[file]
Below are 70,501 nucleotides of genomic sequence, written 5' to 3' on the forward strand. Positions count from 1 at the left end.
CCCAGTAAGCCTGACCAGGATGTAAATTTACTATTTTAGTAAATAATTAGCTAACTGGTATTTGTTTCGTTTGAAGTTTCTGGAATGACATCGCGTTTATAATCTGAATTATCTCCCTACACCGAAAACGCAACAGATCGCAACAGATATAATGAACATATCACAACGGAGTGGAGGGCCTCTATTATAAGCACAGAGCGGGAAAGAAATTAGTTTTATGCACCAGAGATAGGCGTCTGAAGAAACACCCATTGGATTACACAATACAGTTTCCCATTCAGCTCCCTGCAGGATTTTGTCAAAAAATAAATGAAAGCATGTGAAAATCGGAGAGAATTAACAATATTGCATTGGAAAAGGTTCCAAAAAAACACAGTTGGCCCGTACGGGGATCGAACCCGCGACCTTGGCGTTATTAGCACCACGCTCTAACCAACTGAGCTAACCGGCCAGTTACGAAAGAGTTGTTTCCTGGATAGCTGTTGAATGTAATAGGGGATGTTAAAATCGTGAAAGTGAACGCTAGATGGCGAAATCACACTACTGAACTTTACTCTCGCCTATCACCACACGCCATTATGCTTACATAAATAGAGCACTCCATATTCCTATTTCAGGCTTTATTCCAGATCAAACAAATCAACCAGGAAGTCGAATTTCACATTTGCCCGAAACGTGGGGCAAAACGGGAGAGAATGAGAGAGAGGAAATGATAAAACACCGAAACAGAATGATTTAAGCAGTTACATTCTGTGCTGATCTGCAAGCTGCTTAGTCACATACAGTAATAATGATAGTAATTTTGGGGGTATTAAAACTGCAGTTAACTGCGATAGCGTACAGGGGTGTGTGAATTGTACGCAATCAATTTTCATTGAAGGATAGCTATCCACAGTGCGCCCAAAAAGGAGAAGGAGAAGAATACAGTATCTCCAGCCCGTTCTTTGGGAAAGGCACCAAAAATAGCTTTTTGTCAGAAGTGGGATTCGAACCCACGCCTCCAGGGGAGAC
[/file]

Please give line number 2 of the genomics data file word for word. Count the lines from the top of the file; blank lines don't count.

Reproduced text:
CCCAGTAAGCCTGACCAGGATGTAAATTTACTATTTTAGTAAATAATTAGCTAACTGGTATTTGTTTCGTTTGAAGTTTCTGGAATGACATCGCGTTTATAATCTGAATTATCTCCCTACACCGAAAACGCAACAGATCGCAACAGATATAATGAACATATCACAACGGAGTGGAGGGCCTCTATTATAAGCACAGAGCGGGAAAGAAATTAGTTTTATGCACCAGAGATAGGCGTCTGAAGAAACACCCATTGGATTACACAATACAGTTTCCCATTCAGCTCCCTGCAGGATTTTGTCAAAAAATAAATGAAAGCATGTGAAAATCGGAGAGAATTAACAATATTGCATTGGAAAAGGTTCCAAAAAAACACAGTTGGCCCGTACGGGGATCGAACCCGCGACCTTGGCGTTATTAGCACCACGCTCTAACCAACTGAGCTAACCGGCCAGTTACGAAAGAGTTGTTTCCTGGATAGCTGTTGAATGTAATAGGGGATGTTAAAATCGTGAAAGTGAACGCTAGATGGCGAAATCACACTACTGAACTTTACTCTCGCCTATCACCACACGCCATTATGCTTACATAAATAGAGCACTCCATATTCCTATTTCAGGCTTTATTCCAGATCAAACAAATCAACCAGGAAGTCGAATTTCACATTTGCCCGAAACGTGGGGCAAAACGGGAGAGAATGAGAGAGAGGAAATGATAAAACACCGAAACAGAATGATTTAAGCAGTTACATTCTGTGCTGATCTGCAAGCTGCTTAGTCACATACAGTAATAATGATAGTAATTTTGGGGGTATTAAAACTGCAGTTAACTGCGATAGCGTACAGGGGTGTGTGAATTGTACGCAATCAATTTTCATTGAAGGATAGCTATCCACAGTGCGCCCAAAAAGGAGAAGGAGAAGAATACAGTATCTCCAGCCCGTTCTTTGGGAAAGGCACCAAAAATAGCTTTTTGTCAGAAGTGGGATTCGAACCCACGCCTCCAGGGGAGAC